By: Daniella Coker
Through my work-study position at the CDC, I had the opportunity to travel to Accra, Ghana the week of October 6! I went there to attend and help facilitate a portion of a USAID sponsored workshop on strengthening Ghana’s national capacities to detect and respond to Ebola. As many of you have probably already heard, the current Ebola virus disease outbreak in West Africa is the largest in history. As of now Ghana has yet to have a confirmed Ebola case, but there is a growing urgency to assess and update the preparedness plans of currently unaffected countries in West Africa, Ghana being one of them.
The main purpose of the workshop was to facilitate dialogue on country preparedness, especially in the context of the current Ebola outbreak. Most of the workshop’s participants included Ministry of Health officials from Ghana at the district, regional, and national level. There were also representatives from the Ghanaian military, alum from the Nigerian field epidemiology training program who were directly involved in Nigeria’s Ebola response, and a couple of people from Gambia. There were also facilitators and observers from USAID, Public Health England, DTRA, and the CDC who attended.
The workshop was divided up into 3 days. For the first two days, participants and facilitators were divided into small groups to work through a scenario of a single Ebola case introduction into the country. The scenario asked questions, like “Which ministries in your country need to be involved within the first few hours of case identification?” and “In your country, how and where is laboratory testing conducted?”. These questions inspired people at my group to pull out pens and paper to ask each other, “Okay, who would you call after a case is found? What’s their name? What’s their phone number?” Since this scenario seemed to inspire a lot of questions, the second day of the workshop was changed to provide more background on the Incident Management Framework and stories from representatives directly involved in the Nigerian Ebola response.
The last day consisted of breakout sessions sponsored by the CDC, aimed at providing more targeted technical guidance of different aspects of an Ebola response. The CDC held 4 different sessions, where participants could attend one in the morning and a different one in the afternoon. These included sessions on the incident management framework, infection control, risk communications, and contact tracing. As part of my job in Atlanta, I had created a contact tracing scenario that we were to use during the session. Two of my colleagues from Atlanta and I used this contact tracing scenario to walk through the contact tracing process step by step to identify challenges and initiate discussion revolving potential solutions that can be effective in the Ghanaian context. For example, one set of challenges regarding contact tracing in Ghana specifically would be that many homes, especially in rural regions, don’t have addresses, many streets don’t have names, and often times people are called by several different nicknames. Imagine trying to locate 30 to 40 of these types of contacts within the first 24 hours of a detected case!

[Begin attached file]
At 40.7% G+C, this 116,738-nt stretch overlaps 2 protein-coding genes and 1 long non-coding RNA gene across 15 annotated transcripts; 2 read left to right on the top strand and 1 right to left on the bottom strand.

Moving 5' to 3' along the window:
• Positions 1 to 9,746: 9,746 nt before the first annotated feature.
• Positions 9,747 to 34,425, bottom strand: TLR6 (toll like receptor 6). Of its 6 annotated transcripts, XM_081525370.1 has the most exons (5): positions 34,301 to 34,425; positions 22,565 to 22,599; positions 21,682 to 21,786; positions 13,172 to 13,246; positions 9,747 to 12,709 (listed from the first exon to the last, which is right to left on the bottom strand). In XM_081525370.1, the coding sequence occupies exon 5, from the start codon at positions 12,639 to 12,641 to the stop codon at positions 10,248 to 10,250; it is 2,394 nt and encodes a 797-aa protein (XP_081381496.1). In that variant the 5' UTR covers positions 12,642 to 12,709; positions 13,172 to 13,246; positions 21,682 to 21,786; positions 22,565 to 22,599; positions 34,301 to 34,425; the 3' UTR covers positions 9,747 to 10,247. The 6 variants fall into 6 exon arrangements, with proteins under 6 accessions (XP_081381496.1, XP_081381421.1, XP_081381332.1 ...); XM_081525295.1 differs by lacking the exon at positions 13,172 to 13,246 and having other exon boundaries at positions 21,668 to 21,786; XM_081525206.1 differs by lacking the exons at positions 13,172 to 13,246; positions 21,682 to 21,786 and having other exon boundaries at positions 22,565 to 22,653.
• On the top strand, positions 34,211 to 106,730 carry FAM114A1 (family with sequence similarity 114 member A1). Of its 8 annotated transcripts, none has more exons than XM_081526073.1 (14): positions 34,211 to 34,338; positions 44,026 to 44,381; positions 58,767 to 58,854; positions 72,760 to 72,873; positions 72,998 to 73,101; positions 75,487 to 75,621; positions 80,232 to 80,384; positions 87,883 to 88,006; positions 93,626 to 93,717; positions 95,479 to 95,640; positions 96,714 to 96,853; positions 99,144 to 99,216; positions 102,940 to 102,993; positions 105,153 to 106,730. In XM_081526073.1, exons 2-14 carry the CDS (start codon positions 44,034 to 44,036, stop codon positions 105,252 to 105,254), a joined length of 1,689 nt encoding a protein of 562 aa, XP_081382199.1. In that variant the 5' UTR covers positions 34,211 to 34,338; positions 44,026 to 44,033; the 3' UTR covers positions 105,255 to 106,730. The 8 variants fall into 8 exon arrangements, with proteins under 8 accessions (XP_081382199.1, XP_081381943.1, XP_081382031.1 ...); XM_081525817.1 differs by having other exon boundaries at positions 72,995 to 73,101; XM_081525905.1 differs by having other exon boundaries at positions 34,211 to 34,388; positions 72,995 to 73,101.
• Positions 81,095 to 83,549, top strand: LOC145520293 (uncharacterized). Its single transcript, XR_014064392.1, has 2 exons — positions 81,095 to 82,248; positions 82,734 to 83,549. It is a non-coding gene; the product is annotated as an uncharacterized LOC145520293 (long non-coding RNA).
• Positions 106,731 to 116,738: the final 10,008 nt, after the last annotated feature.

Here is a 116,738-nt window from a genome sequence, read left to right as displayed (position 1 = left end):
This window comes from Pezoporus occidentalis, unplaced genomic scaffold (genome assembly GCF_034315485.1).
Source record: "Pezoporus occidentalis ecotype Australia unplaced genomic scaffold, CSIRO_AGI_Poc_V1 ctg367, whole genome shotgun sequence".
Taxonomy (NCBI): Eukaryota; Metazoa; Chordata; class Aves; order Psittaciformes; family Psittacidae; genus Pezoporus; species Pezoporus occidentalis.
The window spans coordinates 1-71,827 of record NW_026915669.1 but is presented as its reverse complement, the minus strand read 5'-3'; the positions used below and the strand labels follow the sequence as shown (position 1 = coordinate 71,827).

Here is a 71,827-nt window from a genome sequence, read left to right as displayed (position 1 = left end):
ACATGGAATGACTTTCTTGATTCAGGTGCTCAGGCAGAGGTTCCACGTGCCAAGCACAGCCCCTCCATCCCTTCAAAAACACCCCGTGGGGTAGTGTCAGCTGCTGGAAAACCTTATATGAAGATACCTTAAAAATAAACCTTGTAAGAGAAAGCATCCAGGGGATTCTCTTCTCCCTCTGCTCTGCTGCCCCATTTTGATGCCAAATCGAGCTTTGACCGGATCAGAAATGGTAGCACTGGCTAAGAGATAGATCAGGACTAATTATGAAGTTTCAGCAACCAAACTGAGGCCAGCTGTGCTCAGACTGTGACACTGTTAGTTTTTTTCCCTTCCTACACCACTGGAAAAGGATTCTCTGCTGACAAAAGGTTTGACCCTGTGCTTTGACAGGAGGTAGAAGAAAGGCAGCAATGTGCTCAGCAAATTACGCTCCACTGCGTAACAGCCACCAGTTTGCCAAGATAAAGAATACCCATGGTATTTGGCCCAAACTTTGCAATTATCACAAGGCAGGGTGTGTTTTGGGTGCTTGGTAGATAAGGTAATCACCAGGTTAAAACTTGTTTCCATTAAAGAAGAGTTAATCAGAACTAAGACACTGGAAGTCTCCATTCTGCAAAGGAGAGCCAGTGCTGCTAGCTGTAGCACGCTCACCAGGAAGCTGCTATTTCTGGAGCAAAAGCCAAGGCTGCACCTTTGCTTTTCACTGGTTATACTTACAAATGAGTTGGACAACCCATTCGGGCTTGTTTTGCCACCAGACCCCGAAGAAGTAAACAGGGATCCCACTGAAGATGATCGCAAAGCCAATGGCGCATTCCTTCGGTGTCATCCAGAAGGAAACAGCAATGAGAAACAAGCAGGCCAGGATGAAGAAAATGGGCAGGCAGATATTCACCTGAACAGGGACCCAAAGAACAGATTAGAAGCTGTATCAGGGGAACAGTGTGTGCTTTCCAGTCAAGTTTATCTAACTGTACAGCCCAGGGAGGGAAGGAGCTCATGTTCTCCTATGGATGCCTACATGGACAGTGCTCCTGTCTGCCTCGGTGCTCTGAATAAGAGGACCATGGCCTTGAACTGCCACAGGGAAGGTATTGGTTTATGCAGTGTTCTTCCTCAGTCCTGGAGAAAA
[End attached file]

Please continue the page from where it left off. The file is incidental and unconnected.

Overall, the workshop was a successful one! Plans are currently being made to continue the momentum of country preparedness in Ghana. Also, a similar workshop like the one in Ghana is set to be held in Cameroon next week for the French-speaking countries in the area. Since being there I’ve gained a greater appreciation for public health preparedness and the importance of collaboration across a range of organizations to have an effective response.
This was an incredible learning experience and I am greatly appreciative of the opportunity to attend this workshop!